Both a’Chlair Bhig [bothies of the little plain] is a group of seven well-preserved shieling-huts, one of which is still roofed, which, together with an enclosure and pens, straddle the Abhainn a’ Chlair Bhig where it flows NW through undulating peaty moorland towards flatter ground at the head of Loch Reasort. Five of the huts stand on the SW bank of the river; the remaining two huts, the enclosure and the pens lie on the NE bank. The site has clearly been used for many years, though not necessarily continuously. It probably remained in summer use until the early 19th century, when most of the townships of Harris were cleared of their agricultural tenants (Lawson 2002).

The best preserved hut (A: NB 11665 14751) contains two subrectangular cells which are probably contemporary but which are not interlinked. The NW cell measures 2.6m from NW to SE by 1.9m transversely within walls up to 1.1m in thickness and there is an entrance on the NE which measures 0.5m in width and 0.8m in height. The inner skin of the wall is of drystone masonry which rises vertically from floor-level to a height of 1.5m, with the stones laid with their short faces towards the interior. Above this, the stones are laid with their long edges facing inwards to create a corbelled roof, which attains an internal height of 1.75m and is pierced by an aperture measuring 0.8m in diameter. The outer skin of the wall is built of stone-and-turf in its lower courses and turf in the higher.

The SE cell, which is of similar construction to the NW cell, measures 2.3m from WNW to ESE by 1.9m within stone-and-turf walls up to 1.2m thickness, with an entrance on the NE which measures 0.5m in width and 0.65m in height. The inner wall-face contains four niches, all but one set at ground-level, and the corbelled roof, which is complete, rises to a total internal height of 1.6m. The cell stands on the remains of a larger, earlier building and the incorporation of some of the walling of this structure into the SE wall of the cell has led to the roof becoming unstable.

At the SE end of the site, there are the footings of an oval stone hut (B: NB 11680 14738) which overlies the remains of another subrectangular hut. Immediately to the N, across a small stream, is another oval hut of stone-and-turf (C: NB 11683 14753). On the same side of the river, there are a further two huts; one, of two compartments, is set into a knoll and has been roofed with timber and turf (D: NB 11627 14765). The other, some 15m to the NW, is circular on plan and stands on a mound, truncated by turf cutting (E: NB 11611 14780). On the NE side of the river the structures are set into a boulder strewn slope and include two huts (NB 11613 14812 and NB 11620 14809) and enclosures, as well as stretches of wall evidently used to manage stock. The enclosure (F), and the intercommunicating pens, may have been used for the milking of sheep or goats. Areas of ground surrounding the huts have been stripped of peat and turf, presumably for use as both roofing material and as fuel.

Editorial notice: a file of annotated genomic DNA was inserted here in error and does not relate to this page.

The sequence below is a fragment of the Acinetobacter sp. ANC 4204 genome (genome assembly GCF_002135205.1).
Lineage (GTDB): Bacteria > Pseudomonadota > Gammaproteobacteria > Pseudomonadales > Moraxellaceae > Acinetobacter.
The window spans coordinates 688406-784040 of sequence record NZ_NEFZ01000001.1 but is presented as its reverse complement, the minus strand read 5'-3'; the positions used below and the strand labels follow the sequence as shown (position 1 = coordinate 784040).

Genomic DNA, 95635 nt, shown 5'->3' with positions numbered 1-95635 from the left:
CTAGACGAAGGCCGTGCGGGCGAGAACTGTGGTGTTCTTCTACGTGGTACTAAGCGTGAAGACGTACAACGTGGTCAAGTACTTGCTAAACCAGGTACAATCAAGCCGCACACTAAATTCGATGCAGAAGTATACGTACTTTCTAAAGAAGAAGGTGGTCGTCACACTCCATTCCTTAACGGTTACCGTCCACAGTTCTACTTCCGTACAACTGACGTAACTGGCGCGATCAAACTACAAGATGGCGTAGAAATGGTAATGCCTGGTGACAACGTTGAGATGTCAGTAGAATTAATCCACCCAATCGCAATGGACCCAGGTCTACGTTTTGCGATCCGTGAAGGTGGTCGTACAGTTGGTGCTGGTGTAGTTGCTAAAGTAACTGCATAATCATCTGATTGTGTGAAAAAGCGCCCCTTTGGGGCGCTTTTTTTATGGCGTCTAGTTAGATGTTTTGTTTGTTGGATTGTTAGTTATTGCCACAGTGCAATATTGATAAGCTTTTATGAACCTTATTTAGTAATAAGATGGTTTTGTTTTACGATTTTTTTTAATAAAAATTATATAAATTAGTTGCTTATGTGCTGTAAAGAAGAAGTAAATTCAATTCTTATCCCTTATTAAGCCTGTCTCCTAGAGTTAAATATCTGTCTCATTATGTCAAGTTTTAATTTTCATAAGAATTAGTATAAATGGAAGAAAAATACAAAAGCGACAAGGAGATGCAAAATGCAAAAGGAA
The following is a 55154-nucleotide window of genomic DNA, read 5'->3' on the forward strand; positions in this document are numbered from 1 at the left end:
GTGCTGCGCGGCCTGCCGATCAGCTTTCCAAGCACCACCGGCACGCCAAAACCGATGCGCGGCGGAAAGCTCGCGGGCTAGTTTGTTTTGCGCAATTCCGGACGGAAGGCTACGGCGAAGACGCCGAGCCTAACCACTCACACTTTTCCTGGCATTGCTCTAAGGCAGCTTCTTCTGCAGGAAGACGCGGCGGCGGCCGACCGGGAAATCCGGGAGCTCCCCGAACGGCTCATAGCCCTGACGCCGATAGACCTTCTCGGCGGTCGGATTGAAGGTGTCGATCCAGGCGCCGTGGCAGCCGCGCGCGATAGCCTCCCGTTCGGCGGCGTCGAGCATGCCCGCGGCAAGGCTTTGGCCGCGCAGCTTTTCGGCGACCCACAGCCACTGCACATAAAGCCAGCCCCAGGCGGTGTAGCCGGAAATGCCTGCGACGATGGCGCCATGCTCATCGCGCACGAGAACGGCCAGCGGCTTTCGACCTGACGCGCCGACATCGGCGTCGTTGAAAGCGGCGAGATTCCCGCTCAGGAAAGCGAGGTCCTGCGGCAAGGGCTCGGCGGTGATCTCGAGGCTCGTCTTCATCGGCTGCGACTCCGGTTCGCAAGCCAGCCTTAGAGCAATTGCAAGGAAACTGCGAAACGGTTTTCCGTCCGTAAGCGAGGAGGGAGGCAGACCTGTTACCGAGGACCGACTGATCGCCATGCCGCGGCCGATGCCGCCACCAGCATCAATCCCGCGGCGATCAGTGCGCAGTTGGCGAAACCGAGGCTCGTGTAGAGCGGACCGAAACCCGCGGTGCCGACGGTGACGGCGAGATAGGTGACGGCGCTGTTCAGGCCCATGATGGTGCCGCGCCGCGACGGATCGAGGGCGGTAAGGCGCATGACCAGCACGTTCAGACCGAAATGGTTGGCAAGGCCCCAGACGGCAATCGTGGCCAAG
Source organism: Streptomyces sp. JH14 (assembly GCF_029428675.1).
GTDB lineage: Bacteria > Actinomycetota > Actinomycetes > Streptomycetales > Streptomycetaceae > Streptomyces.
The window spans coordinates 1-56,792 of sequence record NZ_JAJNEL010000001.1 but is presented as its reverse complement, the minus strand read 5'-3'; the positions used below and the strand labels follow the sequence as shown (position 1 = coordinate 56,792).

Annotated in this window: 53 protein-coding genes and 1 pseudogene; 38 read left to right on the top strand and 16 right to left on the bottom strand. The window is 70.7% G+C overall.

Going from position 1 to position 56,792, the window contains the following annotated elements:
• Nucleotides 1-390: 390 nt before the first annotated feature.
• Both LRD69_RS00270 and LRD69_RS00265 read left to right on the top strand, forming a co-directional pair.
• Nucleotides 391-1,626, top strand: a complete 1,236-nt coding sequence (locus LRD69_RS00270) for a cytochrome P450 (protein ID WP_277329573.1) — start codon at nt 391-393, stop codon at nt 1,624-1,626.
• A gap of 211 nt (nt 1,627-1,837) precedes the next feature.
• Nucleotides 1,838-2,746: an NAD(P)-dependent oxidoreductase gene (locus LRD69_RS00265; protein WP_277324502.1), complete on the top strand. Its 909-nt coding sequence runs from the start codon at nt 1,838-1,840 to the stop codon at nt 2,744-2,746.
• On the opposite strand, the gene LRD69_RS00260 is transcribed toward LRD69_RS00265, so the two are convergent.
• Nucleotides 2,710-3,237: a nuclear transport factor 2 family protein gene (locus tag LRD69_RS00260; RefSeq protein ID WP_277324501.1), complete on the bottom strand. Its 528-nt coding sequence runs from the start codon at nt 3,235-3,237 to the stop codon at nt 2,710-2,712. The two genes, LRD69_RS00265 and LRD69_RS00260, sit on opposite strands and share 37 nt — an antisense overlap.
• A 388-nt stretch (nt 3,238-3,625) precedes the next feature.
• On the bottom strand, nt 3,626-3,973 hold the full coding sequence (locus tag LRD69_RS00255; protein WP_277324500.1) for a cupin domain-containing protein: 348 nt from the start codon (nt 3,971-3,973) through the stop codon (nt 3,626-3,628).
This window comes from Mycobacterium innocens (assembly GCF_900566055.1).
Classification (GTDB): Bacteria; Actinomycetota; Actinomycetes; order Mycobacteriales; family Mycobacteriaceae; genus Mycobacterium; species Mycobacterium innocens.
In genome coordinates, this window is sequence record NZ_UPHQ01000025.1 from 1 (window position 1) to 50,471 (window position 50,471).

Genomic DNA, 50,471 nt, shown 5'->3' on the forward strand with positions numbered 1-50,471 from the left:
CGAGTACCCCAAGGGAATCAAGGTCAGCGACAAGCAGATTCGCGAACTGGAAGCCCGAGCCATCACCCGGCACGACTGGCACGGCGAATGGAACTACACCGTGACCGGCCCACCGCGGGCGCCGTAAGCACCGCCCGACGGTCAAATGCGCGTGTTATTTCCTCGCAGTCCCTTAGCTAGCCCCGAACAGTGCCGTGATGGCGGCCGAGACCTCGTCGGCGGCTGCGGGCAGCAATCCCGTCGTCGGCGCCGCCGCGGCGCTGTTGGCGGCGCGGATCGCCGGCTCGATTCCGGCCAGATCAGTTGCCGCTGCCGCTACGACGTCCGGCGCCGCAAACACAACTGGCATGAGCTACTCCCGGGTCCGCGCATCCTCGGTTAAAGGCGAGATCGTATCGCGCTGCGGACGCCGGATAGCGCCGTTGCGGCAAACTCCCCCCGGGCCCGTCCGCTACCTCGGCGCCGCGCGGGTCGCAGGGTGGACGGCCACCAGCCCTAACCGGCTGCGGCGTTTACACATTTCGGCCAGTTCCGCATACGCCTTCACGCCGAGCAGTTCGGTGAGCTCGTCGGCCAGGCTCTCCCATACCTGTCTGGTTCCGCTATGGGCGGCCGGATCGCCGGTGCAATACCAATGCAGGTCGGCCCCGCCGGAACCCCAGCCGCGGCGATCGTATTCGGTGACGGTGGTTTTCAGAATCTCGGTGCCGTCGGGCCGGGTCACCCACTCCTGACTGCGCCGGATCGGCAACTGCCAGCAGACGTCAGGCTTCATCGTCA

Visited by RCAHMS (GFG) and Jill Harden 3 and 6 June 2014.

Measured Survey (3 June 2014 - 6 June 2014)

RCAHMS surveyed Both a'Chlair Bhig shieling huts between 3-6 June 2014 with plane-table and self-reducing alidade at a scale of 1:500. The resultant site plan and section were redrawn in vector graphics software.

Field Visit

V210 NB 11631 14798. Stone structure divided into two compartments. Main cell c. 5 x 4m with walls c. 1.1m in thickness, surviving to a height of c. 1.2m. Structure dug into raised mound of unknown origin. Second compartment c. 2.5 x 2.5m with wall preservation as above. Possible broadly rectangular enclosure located to south-west c. 6m x 3m visible as a turfed earthwork. Structure may represent reused Wheel House (?), certainly the largest structure within this complex.

Information from Western Isles Sites and Monuments Record